2015-16 Sustained Support Deadline Approaching

Free ride program at South Lake Union Park, Seattle © 2013, The Center for Wooden Boats
Free ride program at South Lake Union Park, Seattle © 2013, The Center for Wooden Boats

Sustained Support for Arts, Heritage & Preservation Programs

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Free ride program at South Lake Union Park, Seattle © 2013, The Center for Wooden Boats
Free ride program at South Lake Union Park, Seattle © 2013, The Center for Wooden Boats

Sustained Support for Arts, Heritage & Preservation Programs

Deadline: October 15, 2014, 5:00 PM

4Culture’s Sustained Support program provides operating support for King County-based nonprofit cultural organizations, municipal preservation agencies and local arts agencies. Until 5:00 pm on Wednesday, October 15th, organizations and agencies can apply for two-year support and, if funded, can use the awarded amount for nearly anything to do with operations: staffing, supplies, utilities, rent, programming, etc. Sustained Support is offered every two years.

Applications are now available and we encourage all interested in applying, or re-applying, to contact 4Culture staff to determine which program area is the best fit for your organization. As with other 4Culture funding programs, organizations practicing and supporting traditional cultures in King County are encouraged to apply.

For Arts organizations or agencies, view program guidelines here.

For Heritage organizations, view program guidelines here.

For Preservation organizations or agencies, view program guidelines here.

Application workshops will be offered in September and early October. Dates and locations are listed under the “Help” tab on the program guidelines page, or see the full schedule below. If you would like to learn more about Arts, Heritage, or Preservation Sustained Support, click on a program page above. You will also be able to access the applications from these pages. Don’t hesitate to contact 4Culture staff if you have questions about applying.

Arts: Bret Fetzer, call (206)205-8592 or email

Heritage: Eric Taylor, call (206)296-8688 or email

Preservation: Flo Lentz,  call (206) 296-8682 or  email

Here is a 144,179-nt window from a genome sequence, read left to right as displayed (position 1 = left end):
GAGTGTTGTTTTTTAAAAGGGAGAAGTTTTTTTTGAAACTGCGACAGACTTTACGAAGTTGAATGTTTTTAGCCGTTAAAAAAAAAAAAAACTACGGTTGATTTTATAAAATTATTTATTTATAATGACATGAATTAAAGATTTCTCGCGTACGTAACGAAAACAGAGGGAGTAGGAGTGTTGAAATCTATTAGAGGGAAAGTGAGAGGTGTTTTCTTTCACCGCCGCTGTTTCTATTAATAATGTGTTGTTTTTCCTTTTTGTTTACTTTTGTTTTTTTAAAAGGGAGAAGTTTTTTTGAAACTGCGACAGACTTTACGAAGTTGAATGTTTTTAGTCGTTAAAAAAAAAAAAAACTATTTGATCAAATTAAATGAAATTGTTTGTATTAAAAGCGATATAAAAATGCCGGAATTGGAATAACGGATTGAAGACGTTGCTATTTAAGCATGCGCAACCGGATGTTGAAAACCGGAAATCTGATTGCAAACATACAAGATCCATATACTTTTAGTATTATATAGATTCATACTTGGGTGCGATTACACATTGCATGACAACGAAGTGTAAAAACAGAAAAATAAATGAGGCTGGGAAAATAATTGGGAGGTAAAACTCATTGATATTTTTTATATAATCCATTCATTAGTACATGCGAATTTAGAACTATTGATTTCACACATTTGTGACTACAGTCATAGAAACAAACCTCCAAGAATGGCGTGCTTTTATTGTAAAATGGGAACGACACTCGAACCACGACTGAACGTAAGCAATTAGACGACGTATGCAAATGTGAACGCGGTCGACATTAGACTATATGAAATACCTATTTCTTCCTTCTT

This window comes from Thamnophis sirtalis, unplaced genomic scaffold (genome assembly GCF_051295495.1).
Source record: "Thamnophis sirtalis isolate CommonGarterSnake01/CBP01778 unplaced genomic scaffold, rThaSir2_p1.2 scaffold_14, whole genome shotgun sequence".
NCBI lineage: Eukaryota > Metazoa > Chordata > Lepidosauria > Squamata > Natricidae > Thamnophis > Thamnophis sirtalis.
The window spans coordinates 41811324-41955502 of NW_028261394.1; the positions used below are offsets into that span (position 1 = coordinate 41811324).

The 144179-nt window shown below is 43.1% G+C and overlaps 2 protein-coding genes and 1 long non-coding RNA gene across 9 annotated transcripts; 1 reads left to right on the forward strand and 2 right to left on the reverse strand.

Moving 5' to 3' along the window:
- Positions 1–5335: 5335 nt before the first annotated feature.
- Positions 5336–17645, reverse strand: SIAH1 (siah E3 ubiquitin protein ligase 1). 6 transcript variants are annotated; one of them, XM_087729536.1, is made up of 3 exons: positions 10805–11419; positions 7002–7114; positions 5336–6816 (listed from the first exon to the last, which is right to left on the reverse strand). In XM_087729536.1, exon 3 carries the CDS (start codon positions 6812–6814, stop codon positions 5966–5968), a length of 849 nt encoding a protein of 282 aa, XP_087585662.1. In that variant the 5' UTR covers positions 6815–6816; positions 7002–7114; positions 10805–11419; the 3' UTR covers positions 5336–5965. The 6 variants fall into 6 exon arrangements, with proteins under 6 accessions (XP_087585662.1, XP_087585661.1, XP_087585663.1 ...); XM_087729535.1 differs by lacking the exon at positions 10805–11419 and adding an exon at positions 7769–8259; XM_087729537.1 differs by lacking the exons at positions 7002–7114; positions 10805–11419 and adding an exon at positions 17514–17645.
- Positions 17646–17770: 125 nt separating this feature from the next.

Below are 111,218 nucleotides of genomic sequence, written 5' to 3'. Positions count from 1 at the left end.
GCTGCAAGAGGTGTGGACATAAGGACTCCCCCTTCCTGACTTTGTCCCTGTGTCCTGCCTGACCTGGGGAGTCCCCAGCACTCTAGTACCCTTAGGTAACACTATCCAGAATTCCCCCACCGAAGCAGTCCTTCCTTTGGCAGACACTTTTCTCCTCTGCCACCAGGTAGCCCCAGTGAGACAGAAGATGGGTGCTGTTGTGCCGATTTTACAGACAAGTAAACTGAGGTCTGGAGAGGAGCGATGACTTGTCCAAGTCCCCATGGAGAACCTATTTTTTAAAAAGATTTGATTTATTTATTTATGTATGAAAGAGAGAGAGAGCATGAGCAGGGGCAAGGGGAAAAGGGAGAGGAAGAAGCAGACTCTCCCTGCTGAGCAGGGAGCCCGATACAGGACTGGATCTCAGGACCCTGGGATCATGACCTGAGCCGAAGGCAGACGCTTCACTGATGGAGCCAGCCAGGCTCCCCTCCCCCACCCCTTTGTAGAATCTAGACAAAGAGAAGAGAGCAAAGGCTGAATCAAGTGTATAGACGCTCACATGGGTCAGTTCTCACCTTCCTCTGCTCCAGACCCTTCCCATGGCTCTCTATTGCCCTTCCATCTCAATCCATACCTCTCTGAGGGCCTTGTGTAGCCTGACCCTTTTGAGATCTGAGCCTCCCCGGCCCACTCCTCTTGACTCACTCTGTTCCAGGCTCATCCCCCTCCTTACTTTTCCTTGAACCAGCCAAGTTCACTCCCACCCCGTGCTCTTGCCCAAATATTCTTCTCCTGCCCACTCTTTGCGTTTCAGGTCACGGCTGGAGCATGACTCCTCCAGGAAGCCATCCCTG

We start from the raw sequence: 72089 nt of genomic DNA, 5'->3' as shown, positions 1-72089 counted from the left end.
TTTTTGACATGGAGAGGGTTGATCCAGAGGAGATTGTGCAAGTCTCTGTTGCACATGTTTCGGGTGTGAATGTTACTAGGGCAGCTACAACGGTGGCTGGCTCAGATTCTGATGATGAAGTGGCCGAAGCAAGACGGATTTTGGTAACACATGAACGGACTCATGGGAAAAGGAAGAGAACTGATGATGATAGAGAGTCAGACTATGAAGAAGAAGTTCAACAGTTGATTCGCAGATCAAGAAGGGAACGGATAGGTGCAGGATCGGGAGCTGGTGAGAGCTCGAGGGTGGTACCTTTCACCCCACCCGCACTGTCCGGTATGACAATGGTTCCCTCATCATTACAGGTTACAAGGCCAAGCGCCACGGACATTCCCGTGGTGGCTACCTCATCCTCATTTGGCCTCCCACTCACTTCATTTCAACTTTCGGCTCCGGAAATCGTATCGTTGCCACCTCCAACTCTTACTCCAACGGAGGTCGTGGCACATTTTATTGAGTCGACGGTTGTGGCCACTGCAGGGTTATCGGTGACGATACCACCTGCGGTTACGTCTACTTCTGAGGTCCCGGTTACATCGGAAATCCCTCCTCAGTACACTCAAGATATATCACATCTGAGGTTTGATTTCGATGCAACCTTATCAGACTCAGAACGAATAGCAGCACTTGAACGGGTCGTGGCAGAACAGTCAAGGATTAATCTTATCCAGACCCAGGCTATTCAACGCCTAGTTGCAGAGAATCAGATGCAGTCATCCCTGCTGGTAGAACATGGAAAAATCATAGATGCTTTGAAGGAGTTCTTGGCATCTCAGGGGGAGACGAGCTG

2015-2016 Sustained Support Workshop Schedule

Monday, September 8, 12-1 pm (Arts only) 4Culture

Tuesday, September 9, 2014, 12:30-1:30 pm (Arts & Heritage)
Bothell Library
18215 98th Ave. NE
Bothell, WA 98011

Thursday, September 11, 12-1 pm (Heritage only) 4Culture

Monday, September 15, 12-1 pm  (Arts only) 4Culture

Tuesday, September 16, 2014, 12:30-1:30 pm (Arts & Heritage)
Federal Way Library
34200 1st Way S.
Federal Way, 98003

Wednesday, September 17, 12-1 pm (Preservation only) 4Culture

Thursday, September 18, 12-1 pm (Heritage only) 4Culture

Monday, September 22, 12-1 pm (Arts Only) 4Culture

Wednesday, September 24, 12-1 pm (Preservation only) 4Culture

Thursday, September 25, 12-1 pm (Heritage only) 4Culture

Monday, September 29, 12-1 pm (Arts only) 4Culture

Tuesday, September 30, 2014, 12:30-1:30 pm (Arts & Heritage)
Bellevue Library
1111 110th Ave. NE
Bellevue, 98004

Wednesday, October 1, 12-1 pm (Preservation only) 4Culture

Thursday, October 2, 12-1 pm (Heritage only) 4Culture

Monday, October 6, 12-1 pm (Arts only) 4Culture

Wednesday, October 8, 12-1 pm (Preservation only) 4Culture

Thursday, October 9, 12-1 pm (Heritage only) 4Culture

Mon, October 13, 12-1 pm (Arts only) 4Culture

Cowboys and Astronauts and Talented Youth!

Filmmaker Tashaila Garrett being interviewed on the red carpet at NFFTY 2014. Photo by Victor Antonio Labarthe.

Through the On-Site Review program, 4Culture evaluates arts and heritage organizations who receive Sustained Support funding. On-Site Reviewers attend events produced or presented by recipients and write up short reviews, which give the adjudicating Sustained Support panelists a patron’s-eye-view of each organization.  Each month, the 4Culture blog presents excerpts from these reviews.  This month’s review is by Jessica Lenderts.

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Filmmaker Tashaila Garrett being interviewed on the red carpet at NFFTY 2014.  Photo by Victor Antonio Labarthe.
Filmmaker Tashaila Garrett being interviewed on the red carpet at NFFTY 2014. Photo by Victor Antonio Labarthe.

Through the On-Site Review program, 4Culture evaluates arts and heritage organizations who receive Sustained Support funding. On-Site Reviewers attend events produced or presented by recipients and write up short reviews, which give the adjudicating Sustained Support panelists a patron’s-eye-view of each organization.  Each month, the 4Culture blog presents excerpts from these reviews.  This month’s review is by Jessica Lenderts.

There’s a certain kind of joy that comes from viewing the work of a master artist in the prime of their career – the kind of feeling you get when looking at a Monet painting, listening to a classic symphony or watching a great Scorsese film. There’s an entirely different, and just as wonderful, feeling that comes with experiencing the work of someone who is clearly at the very beginning of a promising career, and whose nascent talents are just emerging and being shaped. That’s what it was like to attend NFFTY, the National Film Festival for Talented Youth [at SIFF Cinema on April 27, 2014]. The Centerpiece Screening showcased the work of eight different young filmmakers, and spanned a variety of genres and topics. I was astounded by the breadth of work shown during the evening – especially given that this was just one small part of a much larger festival. Each film was entirely unique, and different than anything I’d ever seen before. From a short documentary about the leader of a homeless community in Indianapolis, to a music video featuring a pink-haired, sword-fighting heroine, to a story about the decimation of a Native American tribe, each film clearly displayed talent, depth of thought, and hard work on the part of the filmmakers.